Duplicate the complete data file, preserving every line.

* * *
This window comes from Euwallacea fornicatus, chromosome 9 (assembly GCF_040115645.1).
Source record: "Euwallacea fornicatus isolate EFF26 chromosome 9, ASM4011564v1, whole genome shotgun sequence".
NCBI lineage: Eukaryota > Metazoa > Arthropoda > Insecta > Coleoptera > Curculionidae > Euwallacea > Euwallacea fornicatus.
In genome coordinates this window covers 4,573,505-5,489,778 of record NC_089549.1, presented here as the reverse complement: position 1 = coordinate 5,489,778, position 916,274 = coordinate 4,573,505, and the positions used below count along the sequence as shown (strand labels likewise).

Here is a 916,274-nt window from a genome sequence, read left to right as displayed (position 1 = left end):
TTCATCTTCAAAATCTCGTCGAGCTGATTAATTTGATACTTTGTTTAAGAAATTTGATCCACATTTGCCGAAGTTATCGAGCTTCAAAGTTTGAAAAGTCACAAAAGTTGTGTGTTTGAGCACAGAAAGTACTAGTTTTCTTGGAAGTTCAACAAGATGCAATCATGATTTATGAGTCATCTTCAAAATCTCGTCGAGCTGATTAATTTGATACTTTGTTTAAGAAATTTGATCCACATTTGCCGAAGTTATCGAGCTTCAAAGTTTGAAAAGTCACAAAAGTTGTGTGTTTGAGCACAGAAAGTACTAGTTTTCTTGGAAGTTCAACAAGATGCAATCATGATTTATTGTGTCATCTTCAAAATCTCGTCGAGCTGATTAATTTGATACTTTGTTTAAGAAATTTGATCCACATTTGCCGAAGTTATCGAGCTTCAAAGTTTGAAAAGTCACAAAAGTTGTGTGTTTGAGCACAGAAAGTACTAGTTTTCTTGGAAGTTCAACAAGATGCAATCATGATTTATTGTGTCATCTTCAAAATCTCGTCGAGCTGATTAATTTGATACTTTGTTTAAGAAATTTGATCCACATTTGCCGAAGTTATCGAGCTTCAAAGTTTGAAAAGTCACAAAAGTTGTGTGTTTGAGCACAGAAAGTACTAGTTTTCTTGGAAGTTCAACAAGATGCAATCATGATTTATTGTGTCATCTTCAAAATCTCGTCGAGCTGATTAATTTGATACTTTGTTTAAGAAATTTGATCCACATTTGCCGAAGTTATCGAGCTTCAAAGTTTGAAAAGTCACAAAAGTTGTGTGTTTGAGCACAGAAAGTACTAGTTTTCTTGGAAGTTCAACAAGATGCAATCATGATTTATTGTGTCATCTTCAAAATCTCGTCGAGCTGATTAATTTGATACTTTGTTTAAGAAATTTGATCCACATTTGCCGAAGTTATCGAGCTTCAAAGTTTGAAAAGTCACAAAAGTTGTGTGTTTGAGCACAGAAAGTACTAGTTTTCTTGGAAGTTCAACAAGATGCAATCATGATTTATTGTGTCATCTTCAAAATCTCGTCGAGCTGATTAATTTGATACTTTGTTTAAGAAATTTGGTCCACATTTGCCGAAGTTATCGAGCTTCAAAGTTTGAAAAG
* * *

This window comes from Euwallacea fornicatus, chromosome 9 (assembly GCF_040115645.1).
Source record: "Euwallacea fornicatus isolate EFF26 chromosome 9, ASM4011564v1, whole genome shotgun sequence".
NCBI lineage: Eukaryota > Metazoa > Arthropoda > Insecta > Coleoptera > Curculionidae > Euwallacea > Euwallacea fornicatus.
In genome coordinates this window covers 4,573,505-5,489,778 of record NC_089549.1, presented here as the reverse complement: position 1 = coordinate 5,489,778, position 916,274 = coordinate 4,573,505, and the positions used below count along the sequence as shown (strand labels likewise).

Here is a 916,274-nt window from a genome sequence, read left to right as displayed (position 1 = left end):
TTCATCTTCAAAATCTCGTCGAGCTGATTAATTTGATACTTTGTTTAAGAAATTTGATCCACATTTGCCGAAGTTATCGAGCTTCAAAGTTTGAAAAGTCACAAAAGTTGTGTGTTTGAGCACAGAAAGTACTAGTTTTCTTGGAAGTTCAACAAGATGCAATCATGATTTATGAGTCATCTTCAAAATCTCGTCGAGCTGATTAATTTGATACTTTGTTTAAGAAATTTGATCCACATTTGCCGAAGTTATCGAGCTTCAAAGTTTGAAAAGTCACAAAAGTTGTGTGTTTGAGCACAGAAAGTACTAGTTTTCTTGGAAGTTCAACAAGATGCAATCATGATTTATTGTGTCATCTTCAAAATCTCGTCGAGCTGATTAATTTGATACTTTGTTTAAGAAATTTGATCCACATTTGCCGAAGTTATCGAGCTTCAAAGTTTGAAAAGTCACAAAAGTTGTGTGTTTGAGCACAGAAAGTACTAGTTTTCTTGGAAGTTCAACAAGATGCAATCATGATTTATTGTGTCATCTTCAAAATCTCGTCGAGCTGATTAATTTGATACTTTGTTTAAGAAATTTGATCCACATTTGCCGAAGTTATCGAGCTTCAAAGTTTGAAAAGTCACAAAAGTTGTGTGTTTGAGCACAGAAAGTACTAGTTTTCTTGGAAGTTCAACAAGATGCAATCATGATTTATTGTGTCATCTTCAAAATCTCGTCGAGCTGATTAATTTGATACTTTGTTTAAGAAATTTGATCCACATTTGCCGAAGTTATCGAGCTTCAAAGTTTGAAAAGTCACAAAAGTTGTGTGTTTGAGCACAGAAAGTACTAGTTTTCTTGGAAGTTCAACAAGATGCAATCATGATTTATTGTGTCATCTTCAAAATCTCGTCGAGCTGATTAATTTGATACTTTGTTTAAGAAATTTGATCCACATTTGCCGAAGTTATCGAGCTTCAAAGTTTGAAAAGTCACAAAAGTTGTGTGTTTGAGCACAGAAAGTACTAGTTTTCTTGGAAGTTCAACAAGATGCAATCATGATTTATTGTGTCATCTTCAAAATCTCGTCGAGCTGATTAATTTGATACTTTGTTTAAGAAATTTGGTCCACATTTGCCGAAGTTATCGAGCTTCAAAGTTTGAAAAG